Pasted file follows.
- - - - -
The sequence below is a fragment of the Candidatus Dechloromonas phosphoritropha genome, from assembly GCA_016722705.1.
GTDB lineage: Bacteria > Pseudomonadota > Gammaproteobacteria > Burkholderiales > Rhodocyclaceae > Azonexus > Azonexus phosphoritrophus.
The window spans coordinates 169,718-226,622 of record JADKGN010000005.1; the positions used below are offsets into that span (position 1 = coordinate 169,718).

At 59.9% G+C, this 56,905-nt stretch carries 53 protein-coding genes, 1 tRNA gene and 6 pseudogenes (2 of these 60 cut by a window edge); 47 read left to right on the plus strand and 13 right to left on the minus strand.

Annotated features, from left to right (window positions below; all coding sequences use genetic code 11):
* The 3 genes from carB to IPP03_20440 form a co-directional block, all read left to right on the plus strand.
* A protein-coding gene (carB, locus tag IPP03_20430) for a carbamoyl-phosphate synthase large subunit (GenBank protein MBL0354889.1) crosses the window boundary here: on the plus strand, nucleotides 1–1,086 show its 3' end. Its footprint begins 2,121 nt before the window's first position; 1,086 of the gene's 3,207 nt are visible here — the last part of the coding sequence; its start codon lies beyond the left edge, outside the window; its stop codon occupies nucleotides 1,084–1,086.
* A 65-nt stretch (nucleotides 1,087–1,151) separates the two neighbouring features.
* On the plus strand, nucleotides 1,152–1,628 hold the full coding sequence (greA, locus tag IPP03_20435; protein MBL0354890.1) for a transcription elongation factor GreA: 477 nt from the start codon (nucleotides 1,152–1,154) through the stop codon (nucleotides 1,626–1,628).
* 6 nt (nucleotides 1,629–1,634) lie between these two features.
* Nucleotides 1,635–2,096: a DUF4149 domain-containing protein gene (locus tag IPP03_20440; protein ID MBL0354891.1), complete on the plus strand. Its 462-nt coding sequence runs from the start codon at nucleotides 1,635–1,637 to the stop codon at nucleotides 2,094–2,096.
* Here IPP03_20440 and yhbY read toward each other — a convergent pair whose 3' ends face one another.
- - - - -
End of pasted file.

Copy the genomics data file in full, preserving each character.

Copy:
The sequence below is a fragment of the Candidatus Dechloromonas phosphoritropha genome, from assembly GCA_016722705.1.
GTDB lineage: Bacteria > Pseudomonadota > Gammaproteobacteria > Burkholderiales > Rhodocyclaceae > Azonexus > Azonexus phosphoritrophus.
The window spans coordinates 169,718-226,622 of record JADKGN010000005.1; the positions used below are offsets into that span (position 1 = coordinate 169,718).

At 59.9% G+C, this 56,905-nt stretch carries 53 protein-coding genes, 1 tRNA gene and 6 pseudogenes (2 of these 60 cut by a window edge); 47 read left to right on the plus strand and 13 right to left on the minus strand.

Annotated features, from left to right (window positions below; all coding sequences use genetic code 11):
* The 3 genes from carB to IPP03_20440 form a co-directional block, all read left to right on the plus strand.
* A protein-coding gene (carB, locus tag IPP03_20430) for a carbamoyl-phosphate synthase large subunit (GenBank protein MBL0354889.1) crosses the window boundary here: on the plus strand, nucleotides 1–1,086 show its 3' end. Its footprint begins 2,121 nt before the window's first position; 1,086 of the gene's 3,207 nt are visible here — the last part of the coding sequence; its start codon lies beyond the left edge, outside the window; its stop codon occupies nucleotides 1,084–1,086.
* A 65-nt stretch (nucleotides 1,087–1,151) separates the two neighbouring features.
* On the plus strand, nucleotides 1,152–1,628 hold the full coding sequence (greA, locus tag IPP03_20435; protein MBL0354890.1) for a transcription elongation factor GreA: 477 nt from the start codon (nucleotides 1,152–1,154) through the stop codon (nucleotides 1,626–1,628).
* 6 nt (nucleotides 1,629–1,634) lie between these two features.
* Nucleotides 1,635–2,096: a DUF4149 domain-containing protein gene (locus tag IPP03_20440; protein ID MBL0354891.1), complete on the plus strand. Its 462-nt coding sequence runs from the start codon at nucleotides 1,635–1,637 to the stop codon at nucleotides 2,094–2,096.
* Here IPP03_20440 and yhbY read toward each other — a convergent pair whose 3' ends face one another.